Wellpoint lobbyist & ex-Enzi staffer wrote key parts of Baucus plan

Still more evidence that Wellpoint wrote the Baucus plan: the insurance company’s lobbying efforts in DC are headed up by Senator Mike Enzi’s former chief health adviser at Senate HELP, Stephen Northrup. Enzi is a member of Baucus’s so-called “Gang of Six” shaping the bipartisan compromise bill.

In fact, key provisions in the Baucus plan apparently draw on industry-inspired legislation first introduced by Enzi in 2006, while Northrup was still his chief health aide.

Consumer Watchdog first called attention to the similarities, particularly with respect to a part of the plan that would help insurance companies avoid state regulation:

The plan would result in a “race to the bottom” in health care regulation by allowing insurance companies that participate in “health care compacts” to choose the weakest state law to govern all their policies, regardless of which state the policies are sold in. Currently, insurance companies must abide by the state laws of any state where they sell insurance. The Baucus plan resembles an industry proposal carried by Mike Enzi (R-WY) in 2006 discussed below.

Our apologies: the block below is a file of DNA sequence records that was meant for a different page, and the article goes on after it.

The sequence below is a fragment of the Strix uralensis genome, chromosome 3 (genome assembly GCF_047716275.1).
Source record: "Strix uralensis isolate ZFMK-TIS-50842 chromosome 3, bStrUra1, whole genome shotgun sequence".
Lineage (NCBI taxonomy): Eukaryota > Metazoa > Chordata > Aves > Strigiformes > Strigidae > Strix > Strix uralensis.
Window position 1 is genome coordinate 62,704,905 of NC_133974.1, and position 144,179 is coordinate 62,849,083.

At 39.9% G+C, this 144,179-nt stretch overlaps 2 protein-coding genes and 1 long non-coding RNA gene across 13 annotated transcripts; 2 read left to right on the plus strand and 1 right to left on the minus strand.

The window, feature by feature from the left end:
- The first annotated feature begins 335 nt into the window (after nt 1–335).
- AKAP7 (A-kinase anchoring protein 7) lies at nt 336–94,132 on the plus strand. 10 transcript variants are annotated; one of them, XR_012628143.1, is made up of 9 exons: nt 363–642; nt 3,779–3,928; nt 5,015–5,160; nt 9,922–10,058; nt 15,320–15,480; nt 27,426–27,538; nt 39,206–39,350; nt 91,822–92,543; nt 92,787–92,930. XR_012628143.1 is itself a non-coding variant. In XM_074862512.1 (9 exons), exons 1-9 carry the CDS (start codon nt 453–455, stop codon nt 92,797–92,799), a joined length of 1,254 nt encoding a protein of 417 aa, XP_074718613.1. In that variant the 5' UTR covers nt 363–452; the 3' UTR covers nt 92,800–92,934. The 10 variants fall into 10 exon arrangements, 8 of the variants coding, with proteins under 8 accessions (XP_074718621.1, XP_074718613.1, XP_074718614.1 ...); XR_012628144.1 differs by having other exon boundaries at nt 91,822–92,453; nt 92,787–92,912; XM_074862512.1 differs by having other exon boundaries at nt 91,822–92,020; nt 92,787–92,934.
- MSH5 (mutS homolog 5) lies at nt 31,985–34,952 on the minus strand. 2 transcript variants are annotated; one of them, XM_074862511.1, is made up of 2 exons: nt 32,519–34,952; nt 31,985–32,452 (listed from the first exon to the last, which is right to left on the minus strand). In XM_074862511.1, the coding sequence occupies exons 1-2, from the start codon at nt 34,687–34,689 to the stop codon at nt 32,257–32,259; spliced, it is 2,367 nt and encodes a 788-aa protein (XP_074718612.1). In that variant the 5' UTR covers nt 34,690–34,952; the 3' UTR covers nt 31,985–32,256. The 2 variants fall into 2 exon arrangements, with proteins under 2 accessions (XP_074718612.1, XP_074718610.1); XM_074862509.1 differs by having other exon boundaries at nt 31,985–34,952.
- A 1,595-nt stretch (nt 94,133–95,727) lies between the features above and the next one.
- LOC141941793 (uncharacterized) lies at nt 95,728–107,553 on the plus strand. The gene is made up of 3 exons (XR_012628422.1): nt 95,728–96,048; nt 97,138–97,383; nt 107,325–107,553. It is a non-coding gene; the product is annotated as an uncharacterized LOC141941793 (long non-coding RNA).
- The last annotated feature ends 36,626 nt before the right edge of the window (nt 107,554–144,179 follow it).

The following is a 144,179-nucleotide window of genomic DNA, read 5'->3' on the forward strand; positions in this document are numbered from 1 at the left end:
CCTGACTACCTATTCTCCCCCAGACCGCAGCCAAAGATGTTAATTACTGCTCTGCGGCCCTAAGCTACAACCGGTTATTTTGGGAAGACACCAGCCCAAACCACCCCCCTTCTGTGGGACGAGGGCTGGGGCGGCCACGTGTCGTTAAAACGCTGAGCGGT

So this bill really did get written by insurance industry VPs — past and present. Liz Fowler, the current Baucus staffer who wrote the plan, was a Wellpoint executive last year. And Northrup, the former Enzi staffer who wrote the original iteration of this bill, is now on the Wellpoint payroll.

Stephen Northrup, Wellpoint lobbyist and former Enzi staffer
Stephen Northrup, Wellpoint lobbyist and ex-Enzi staffer

Northrup, who is on the growing LittleSis list of Congressional staffers-turned-healthcare lobbyists, was Enzi’s chief health aide from 2003 to 2006. He joined Wellpoint as vice president of federal affairs in Washington in 2007, and is “responsible for leading WellPoint’s advocacy efforts before Congress and various federal government agencies,” according to Modern Healthcare.

Northrup had been through the revolving door before, joining Enzi’s staff after serving as executive director of the Long Term Care Pharmacy Alliance — just in time to help craft Part D, the Medicare reform widely considered a giveaway to pharmaceutical interests.

Even the trigger-shy White House has spoken out against Enzi, who has established himself as the most recalcitrant member of the Gang of Six (with Grassley a close second). There has been some question about whether the group would hold together, given the pair’s apparent unwillingness to compromise. But again and again, the gang has stuck together. On Wednesday, MSNBC reported that Grassley and Enzi were still at table.

Clearly, Wellpoint wants them there.